Mayor Rahm Emanuel’s campaign theme, as you may have noticed, is about being “tough.”
“Rahm Emanuel has made the tough decisions for Chicago’s future and we are seeing the results,” according to one of the ever-present Internet ads that crossed my screen last night.
Looking over the record, though, it’s hard to find major “tough decisions” — where Emanuel risked political capital to go against the popular will — except one: the massive school closing of 2013.
Getting the city’s finances in order? Whatever he’s done was accomplished with a combination of backdoor fees and fines and refinancing bond debt far into the future. Thousands of city jobs were cut or privatized, but it was done a few hundred at a time. Early in his term, Emanuel reduced library hours and closed half the city’s mental health clinics, for minimal cost savings, but the opposition those moves met ensured he wouldn’t go there again.
Pension reform? Emanuel put in place a scheme that’s likely to be ruled unconstitutional, but only after the election. It was a placeholder for whatever he’s really planning — which he isn’t talking about.
Holding the line of TIF subsidies for developers and corporations? Finding the money to hire more police? No.
How about when he “took on politicians and businesses that opposed raising the minimum wage,” as one of his mailers puts it. We all know the truth about that one.
Standing up to the Chicago Teachers Union and toughing out a strike? I don’t think that qualifies. First he helped pass state legislation designed to prevent a teachers strike. Then, according to the Chicago Tribune, he bumbled into a strike more out of incompetence than principle.
(He tried to spin the strike outcome as a victory in which he won a longer school day, but in fact agreement on that was reached weeks before teachers went out.)
No, closing all those schools was Emanuel’s only real “tough decision.” And it was his decision alone, if reports are accurate that the mayor’s school closing commission initially favored limiting closings to 20 schools, and CPS chief Barbara Byrd-Bennett advised closing no more than 40.
Emanuel now says the closings were necessary because kids were “trapped” in schools that were underenrolled and underperforming. But in hearings before the closings, thousands of parents challenged CPS’ utilization standards — which discount special-education needs and support programming from nonprofits and community groups, and reflect larger class sizes than elsewhere in the state — as well as the district’s performance metrics.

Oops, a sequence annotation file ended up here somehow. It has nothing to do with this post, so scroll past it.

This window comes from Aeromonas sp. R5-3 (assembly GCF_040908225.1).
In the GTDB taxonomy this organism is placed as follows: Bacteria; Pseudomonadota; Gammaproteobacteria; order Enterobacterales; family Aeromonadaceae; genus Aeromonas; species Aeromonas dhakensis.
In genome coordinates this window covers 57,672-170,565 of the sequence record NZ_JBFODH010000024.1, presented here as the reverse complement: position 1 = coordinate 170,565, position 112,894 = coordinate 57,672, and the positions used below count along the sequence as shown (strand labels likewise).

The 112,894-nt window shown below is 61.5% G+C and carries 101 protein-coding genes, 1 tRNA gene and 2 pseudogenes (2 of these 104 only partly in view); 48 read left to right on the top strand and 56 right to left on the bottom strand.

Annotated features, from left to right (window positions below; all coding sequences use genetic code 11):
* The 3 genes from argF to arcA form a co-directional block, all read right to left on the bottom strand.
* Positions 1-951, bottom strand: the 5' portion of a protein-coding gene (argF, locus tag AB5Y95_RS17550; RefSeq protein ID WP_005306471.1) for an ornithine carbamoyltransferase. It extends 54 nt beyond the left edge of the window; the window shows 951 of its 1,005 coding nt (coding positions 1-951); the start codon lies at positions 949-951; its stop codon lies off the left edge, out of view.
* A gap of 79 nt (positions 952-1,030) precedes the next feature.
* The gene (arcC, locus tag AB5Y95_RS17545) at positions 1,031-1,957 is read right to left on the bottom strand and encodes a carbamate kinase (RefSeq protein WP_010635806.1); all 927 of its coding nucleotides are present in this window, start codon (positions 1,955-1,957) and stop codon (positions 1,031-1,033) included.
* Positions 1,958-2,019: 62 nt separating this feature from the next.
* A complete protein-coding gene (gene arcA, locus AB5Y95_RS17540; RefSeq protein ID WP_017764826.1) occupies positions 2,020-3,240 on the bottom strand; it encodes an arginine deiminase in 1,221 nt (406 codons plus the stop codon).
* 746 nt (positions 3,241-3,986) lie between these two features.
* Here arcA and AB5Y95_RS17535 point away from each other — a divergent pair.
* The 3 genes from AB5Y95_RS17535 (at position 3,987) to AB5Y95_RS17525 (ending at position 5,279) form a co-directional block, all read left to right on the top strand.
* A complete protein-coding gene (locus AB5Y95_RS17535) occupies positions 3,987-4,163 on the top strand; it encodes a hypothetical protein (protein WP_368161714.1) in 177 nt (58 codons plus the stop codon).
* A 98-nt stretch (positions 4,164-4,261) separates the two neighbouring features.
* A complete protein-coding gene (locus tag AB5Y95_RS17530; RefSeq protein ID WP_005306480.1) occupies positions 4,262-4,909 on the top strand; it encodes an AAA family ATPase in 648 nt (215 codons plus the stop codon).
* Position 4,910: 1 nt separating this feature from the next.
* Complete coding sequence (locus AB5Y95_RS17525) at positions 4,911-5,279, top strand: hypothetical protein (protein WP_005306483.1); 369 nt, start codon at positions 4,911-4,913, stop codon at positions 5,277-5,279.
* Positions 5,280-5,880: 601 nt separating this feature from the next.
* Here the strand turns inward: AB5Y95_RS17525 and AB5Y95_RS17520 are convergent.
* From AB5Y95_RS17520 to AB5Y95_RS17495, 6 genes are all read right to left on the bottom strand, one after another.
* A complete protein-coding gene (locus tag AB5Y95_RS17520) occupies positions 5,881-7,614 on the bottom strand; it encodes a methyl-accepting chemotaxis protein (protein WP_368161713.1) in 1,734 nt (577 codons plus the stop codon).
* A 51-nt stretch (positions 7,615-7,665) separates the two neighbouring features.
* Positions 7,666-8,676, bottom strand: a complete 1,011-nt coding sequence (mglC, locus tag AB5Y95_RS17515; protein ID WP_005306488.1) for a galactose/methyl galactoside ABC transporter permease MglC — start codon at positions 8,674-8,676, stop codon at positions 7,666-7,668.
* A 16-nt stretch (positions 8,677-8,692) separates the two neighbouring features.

Hearing officers who recommend that schools be kept open — or that CPS consider factors like school culture or planned housing development — were overruled, apparently at the mayor’s insistence.
The mayor’s argument that underutilization dictated the closings lost credibility when CPS continued opening charter schools last year, some in the very neighborhoods where schools had just been closed. His argument that the move would free up resources for other schools was undermined by budget cuts that subsequently hit neighborhood schools across the city.
The whole process was an elaborate ruse to conceal an agenda of privatizing schools. It’s an agenda the mayor is certain to push forward if he’s re-elected — especially with his school reform ally Bruce Rauner now occupying the governor’s seat.
The rhetoric of “tough decisions” is designed to make his stance look heroic. In truth it was both dictatorial and sneaky.
And Chicagoans don’t buy it. After spending millions of dollars week after week touting his supposed education accomplishments, polls show city residents continue to disapprove of Emanuel’s school policies.
The mayor’s top challenger, Jesus “Chuy” Garcia, has promised smaller class sizes, less standardized testing and more support services for kids who need help. He envisions schools as “centers of the community” serving youth and adults with after school and evening programs.
Key to this “education revolution” is “taking pay-to-play insider deals and big-finance profit-taking out of the public school system,” according to Garcia. He points to Emanuel’s support of school board member Deborah Quazzo, who has investments in online test-prep companies that contract with local schools; of costly interest-rate swaps; of expensive “social impact bonds” to finance early education expansion.
CPS is rife with insider dealing – like cushy multimillion-dollar contracts (with generous labor cost “multipliers”) for school renovations going to companies paying huge consultant fees to former officials with the city, CPS, and UNO Charter Schools — including a former Chicago water commissioner convicted in a late 1990s corruption investigation.
There’s no independent governance or oversight by the Board of Education — appointed by the mayor, it does what he says. And of course, unlike other Illinois towns and cities, we can’t vote against them.
So one question Chicagoans should consider when they go in the voting booth is this: Do you trust Rahm Emanuel with the future of the city’s schools?